From the NY Review of Books, an article entitled Against Economics, which reviews the recent book by Robert Skidelsky.
Money and Government: The Past and Future of Economics
Yale University Press
... Before long, the Bank of England (the British equivalent of the Federal Reserve, whose economists are most free to speak their minds since they are not formally part of the government) rolled out an elaborate official report called “Money Creation in the Modern Economy,” replete with videos and animations, making the same point: existing economics textbooks, and particularly the reigning monetarist orthodoxy, are wrong. The heterodox economists are right. Private banks create money. Central banks like the Bank of England create money as well, but monetarists are entirely wrong to insist that their proper function is to control the money supply. In fact, central banks do not in any sense control the money supply; their main function is to set the interest rate—to determine how much private banks can charge for the money they create. Almost all public debate on these subjects is therefore based on false premises. For example, if what the Bank of England was saying were true, government borrowing didn’t divert funds from the private sector; it created entirely new money that had not existed before.
[[ Certainly central banks influence the money supply, but the degree to which they control animal spirits, lending practices and standards, the price of credit risk in general, etc. via a single part of the yield curve is highly debatable, dependent on many factors such as investor psychology and recent events, etc. etc. There is no doubt this is a complex question worthy of deep analysis ...
At any instant in time there is a certain level of tolerance for borrowing from the future (private and public debt), and merely by changing this level of tolerance one can in effect create money out of thin air ... This level of tolerance is a completely emergent phenomenon and no one fully controls it. ]]On the question of whether academic economists understand how the world works, I'll just reiterate that at the time of the last financial crisis (circa 2007-2008) I became aware through direct experience that many very prominent economists did not know what a Credit Default Swap was, did not know how the credit markets actually worked, did not know how credit risk was priced. Instead, their mental model consisted of coarse graining over all of this activity (quants, traders, mobs, speculators, thieves, fraudsters) as simply a (more or less) rational and efficient market not worthy of deep inspection.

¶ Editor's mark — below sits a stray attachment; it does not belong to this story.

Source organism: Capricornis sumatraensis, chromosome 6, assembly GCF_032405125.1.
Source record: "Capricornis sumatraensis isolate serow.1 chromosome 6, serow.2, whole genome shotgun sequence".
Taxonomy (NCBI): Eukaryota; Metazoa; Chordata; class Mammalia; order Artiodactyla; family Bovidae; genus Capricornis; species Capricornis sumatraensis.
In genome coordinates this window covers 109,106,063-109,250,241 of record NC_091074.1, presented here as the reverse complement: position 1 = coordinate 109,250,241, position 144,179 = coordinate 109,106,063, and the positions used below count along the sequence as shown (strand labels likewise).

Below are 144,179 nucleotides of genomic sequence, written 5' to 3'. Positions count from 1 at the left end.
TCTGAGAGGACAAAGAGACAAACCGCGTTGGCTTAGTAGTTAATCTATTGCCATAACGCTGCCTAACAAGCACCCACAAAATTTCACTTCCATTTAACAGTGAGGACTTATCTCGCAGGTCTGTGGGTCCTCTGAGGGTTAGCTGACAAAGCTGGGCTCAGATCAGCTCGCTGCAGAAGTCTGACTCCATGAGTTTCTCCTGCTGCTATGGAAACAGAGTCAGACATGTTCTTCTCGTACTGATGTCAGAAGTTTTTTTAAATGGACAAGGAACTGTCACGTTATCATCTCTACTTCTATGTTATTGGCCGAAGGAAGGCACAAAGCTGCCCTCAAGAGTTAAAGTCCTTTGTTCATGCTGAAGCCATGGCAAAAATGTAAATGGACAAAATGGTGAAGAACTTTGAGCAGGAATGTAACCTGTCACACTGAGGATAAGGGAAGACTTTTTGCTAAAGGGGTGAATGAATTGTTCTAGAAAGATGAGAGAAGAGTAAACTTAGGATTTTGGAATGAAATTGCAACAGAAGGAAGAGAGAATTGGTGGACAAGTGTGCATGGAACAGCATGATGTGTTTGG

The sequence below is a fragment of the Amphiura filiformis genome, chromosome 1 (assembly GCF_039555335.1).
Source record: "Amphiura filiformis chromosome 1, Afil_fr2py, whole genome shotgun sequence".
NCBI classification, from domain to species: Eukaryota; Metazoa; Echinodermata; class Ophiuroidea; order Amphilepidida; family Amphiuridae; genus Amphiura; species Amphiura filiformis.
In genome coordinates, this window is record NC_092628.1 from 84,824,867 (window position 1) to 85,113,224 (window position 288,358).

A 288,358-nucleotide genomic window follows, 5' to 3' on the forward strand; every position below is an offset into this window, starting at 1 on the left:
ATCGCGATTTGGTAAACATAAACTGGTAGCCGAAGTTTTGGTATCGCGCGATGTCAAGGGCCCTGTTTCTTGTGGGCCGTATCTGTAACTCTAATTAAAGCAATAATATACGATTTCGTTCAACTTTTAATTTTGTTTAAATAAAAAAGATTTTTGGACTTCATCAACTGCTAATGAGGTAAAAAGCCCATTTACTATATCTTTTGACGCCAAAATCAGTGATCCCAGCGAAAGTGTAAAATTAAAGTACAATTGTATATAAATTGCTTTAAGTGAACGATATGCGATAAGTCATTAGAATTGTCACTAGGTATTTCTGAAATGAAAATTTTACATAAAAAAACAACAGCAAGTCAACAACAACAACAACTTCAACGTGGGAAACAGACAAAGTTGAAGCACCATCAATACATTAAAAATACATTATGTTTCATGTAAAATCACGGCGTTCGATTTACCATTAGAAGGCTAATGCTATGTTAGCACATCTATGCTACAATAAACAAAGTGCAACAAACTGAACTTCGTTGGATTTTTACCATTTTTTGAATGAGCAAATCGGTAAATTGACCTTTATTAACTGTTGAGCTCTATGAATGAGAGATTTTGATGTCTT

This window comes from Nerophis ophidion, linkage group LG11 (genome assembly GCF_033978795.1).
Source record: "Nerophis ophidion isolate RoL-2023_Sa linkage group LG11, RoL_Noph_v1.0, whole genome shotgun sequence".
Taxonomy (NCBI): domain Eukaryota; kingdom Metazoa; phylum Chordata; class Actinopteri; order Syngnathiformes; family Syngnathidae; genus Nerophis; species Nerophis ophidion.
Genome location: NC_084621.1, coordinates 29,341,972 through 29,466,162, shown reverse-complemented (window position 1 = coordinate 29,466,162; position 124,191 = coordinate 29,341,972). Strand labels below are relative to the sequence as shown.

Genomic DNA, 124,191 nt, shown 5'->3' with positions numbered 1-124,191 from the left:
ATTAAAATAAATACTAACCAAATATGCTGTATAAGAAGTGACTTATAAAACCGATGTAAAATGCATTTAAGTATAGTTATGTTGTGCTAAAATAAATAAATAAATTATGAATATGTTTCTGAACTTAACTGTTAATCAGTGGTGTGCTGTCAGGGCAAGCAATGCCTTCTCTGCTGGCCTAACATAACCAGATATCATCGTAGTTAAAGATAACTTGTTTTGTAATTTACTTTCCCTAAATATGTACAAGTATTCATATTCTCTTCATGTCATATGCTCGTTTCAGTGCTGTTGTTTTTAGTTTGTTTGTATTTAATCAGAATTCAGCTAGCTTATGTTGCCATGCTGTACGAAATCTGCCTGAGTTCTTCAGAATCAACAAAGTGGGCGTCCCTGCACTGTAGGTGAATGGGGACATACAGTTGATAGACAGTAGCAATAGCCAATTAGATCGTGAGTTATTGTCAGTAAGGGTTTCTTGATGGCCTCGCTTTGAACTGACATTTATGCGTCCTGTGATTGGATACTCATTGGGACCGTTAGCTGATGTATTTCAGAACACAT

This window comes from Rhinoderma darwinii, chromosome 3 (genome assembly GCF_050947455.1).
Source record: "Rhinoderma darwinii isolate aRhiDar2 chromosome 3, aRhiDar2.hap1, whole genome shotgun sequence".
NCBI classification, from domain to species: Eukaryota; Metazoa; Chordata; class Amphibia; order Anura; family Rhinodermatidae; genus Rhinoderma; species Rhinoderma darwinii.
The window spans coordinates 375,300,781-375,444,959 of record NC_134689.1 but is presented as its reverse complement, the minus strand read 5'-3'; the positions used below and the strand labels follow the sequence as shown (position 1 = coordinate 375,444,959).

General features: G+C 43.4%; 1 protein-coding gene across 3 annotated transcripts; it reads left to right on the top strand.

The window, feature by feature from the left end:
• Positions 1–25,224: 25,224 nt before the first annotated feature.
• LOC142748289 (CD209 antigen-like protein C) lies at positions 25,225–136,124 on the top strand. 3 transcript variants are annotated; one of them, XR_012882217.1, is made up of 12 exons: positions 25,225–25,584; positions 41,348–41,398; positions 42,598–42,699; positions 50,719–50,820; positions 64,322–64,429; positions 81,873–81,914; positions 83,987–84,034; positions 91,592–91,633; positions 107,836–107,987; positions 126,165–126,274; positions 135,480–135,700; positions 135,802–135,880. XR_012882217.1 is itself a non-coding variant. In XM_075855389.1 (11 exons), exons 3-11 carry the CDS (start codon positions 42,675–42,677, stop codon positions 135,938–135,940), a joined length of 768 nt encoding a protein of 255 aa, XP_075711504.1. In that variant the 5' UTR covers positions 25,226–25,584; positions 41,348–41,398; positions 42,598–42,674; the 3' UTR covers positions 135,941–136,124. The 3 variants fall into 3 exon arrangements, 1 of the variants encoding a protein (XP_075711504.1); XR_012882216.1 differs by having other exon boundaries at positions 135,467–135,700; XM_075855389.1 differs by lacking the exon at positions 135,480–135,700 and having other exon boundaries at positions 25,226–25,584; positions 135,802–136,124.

... one of the most significant books to come out of the UK in recent years would have to be Robert Skidelsky’s Money and Government: The Past and Future of Economics. Ostensibly an attempt to answer the question of why mainstream economics rendered itself so useless in the years immediately before and after the crisis of 2008, it is really an attempt to retell the history of the economic discipline through a consideration of the two things—money and government—that most economists least like to talk about.
They will all deny it now, of course. But I was there.
Note added: In the 1990s, in part due to the collapse of the Soviet empire and resulting mass emigration of top scientists to the West, there were very few opportunities in theoretical physics and related fields for young researchers. Consequently large numbers of extremely talented people left the field (largely against their will) and perhaps most of them ended up in finance. As might be expected a large number of big brains began thinking about previously obscure topics such as options pricing (derivatives, Black Scholes), credit risk, the yield curve, etc. Immediately it was noted, by myself and others, that methods from imaginary time quantum mechanics, path integrals, etc., could be applied to the pricing of derivatives -- especially exotic derivatives which had, up to that time, required significant computational resources to simulate.
The yield curve and credit derivatives are especially challenging problems. One reason is that they deal with a potentially infinite (if a continuous curve is assumed) number of degrees of freedom. As one of my former Caltech-Harvard collaborators (by the 1990s a quant-trader, now a hedge fund magnate) described it, modeling the yield curve compared to pricing equity derivatives is like quantum field theory compared to simple quantum mechanics.
In modeling the yield curve one immediately asks: what are the underlying dynamics? What are reasonable consistency conditions? What is the impact of a "shock" like a change in the Fed funds rate? A moment of reflection reveals that market psychology plays a huge role in setting the model parameters... A bit of historical investigation shows radical changes in the yield curve (and, consequently, the effective "money supply") over time. One can in effect create money out of thin air!